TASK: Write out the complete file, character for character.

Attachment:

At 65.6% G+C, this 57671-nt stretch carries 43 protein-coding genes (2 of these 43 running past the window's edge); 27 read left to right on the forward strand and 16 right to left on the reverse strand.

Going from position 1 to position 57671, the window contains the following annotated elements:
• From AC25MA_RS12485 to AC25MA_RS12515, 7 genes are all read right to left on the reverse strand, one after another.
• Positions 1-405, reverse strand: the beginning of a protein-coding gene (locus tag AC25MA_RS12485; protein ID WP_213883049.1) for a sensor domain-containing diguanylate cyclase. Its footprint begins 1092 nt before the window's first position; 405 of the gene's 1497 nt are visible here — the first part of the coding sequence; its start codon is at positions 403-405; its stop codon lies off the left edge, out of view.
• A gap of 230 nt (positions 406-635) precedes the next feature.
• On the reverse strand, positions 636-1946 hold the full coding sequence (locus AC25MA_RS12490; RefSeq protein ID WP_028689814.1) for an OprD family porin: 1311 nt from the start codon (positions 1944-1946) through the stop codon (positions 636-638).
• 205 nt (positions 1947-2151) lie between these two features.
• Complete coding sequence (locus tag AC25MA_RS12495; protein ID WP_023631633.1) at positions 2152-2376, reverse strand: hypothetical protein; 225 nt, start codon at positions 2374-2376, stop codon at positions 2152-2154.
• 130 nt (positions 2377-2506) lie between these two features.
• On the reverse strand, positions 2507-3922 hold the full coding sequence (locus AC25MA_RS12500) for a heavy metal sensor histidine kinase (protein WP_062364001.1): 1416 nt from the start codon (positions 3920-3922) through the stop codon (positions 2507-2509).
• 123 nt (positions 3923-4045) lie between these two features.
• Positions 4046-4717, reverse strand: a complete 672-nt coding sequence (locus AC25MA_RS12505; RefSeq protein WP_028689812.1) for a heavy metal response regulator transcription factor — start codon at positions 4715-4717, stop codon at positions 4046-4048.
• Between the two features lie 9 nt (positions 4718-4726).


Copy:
At 65.6% G+C, this 57671-nt stretch carries 43 protein-coding genes (2 of these 43 running past the window's edge); 27 read left to right on the forward strand and 16 right to left on the reverse strand.

Going from position 1 to position 57671, the window contains the following annotated elements:
• From AC25MA_RS12485 to AC25MA_RS12515, 7 genes are all read right to left on the reverse strand, one after another.
• Positions 1-405, reverse strand: the beginning of a protein-coding gene (locus tag AC25MA_RS12485; protein ID WP_213883049.1) for a sensor domain-containing diguanylate cyclase. Its footprint begins 1092 nt before the window's first position; 405 of the gene's 1497 nt are visible here — the first part of the coding sequence; its start codon is at positions 403-405; its stop codon lies off the left edge, out of view.
• A gap of 230 nt (positions 406-635) precedes the next feature.
• On the reverse strand, positions 636-1946 hold the full coding sequence (locus AC25MA_RS12490; RefSeq protein ID WP_028689814.1) for an OprD family porin: 1311 nt from the start codon (positions 1944-1946) through the stop codon (positions 636-638).
• 205 nt (positions 1947-2151) lie between these two features.
• Complete coding sequence (locus tag AC25MA_RS12495; protein ID WP_023631633.1) at positions 2152-2376, reverse strand: hypothetical protein; 225 nt, start codon at positions 2374-2376, stop codon at positions 2152-2154.
• 130 nt (positions 2377-2506) lie between these two features.
• On the reverse strand, positions 2507-3922 hold the full coding sequence (locus AC25MA_RS12500) for a heavy metal sensor histidine kinase (protein WP_062364001.1): 1416 nt from the start codon (positions 3920-3922) through the stop codon (positions 2507-2509).
• 123 nt (positions 3923-4045) lie between these two features.
• Positions 4046-4717, reverse strand: a complete 672-nt coding sequence (locus AC25MA_RS12505; RefSeq protein WP_028689812.1) for a heavy metal response regulator transcription factor — start codon at positions 4715-4717, stop codon at positions 4046-4048.
• Between the two features lie 9 nt (positions 4718-4726).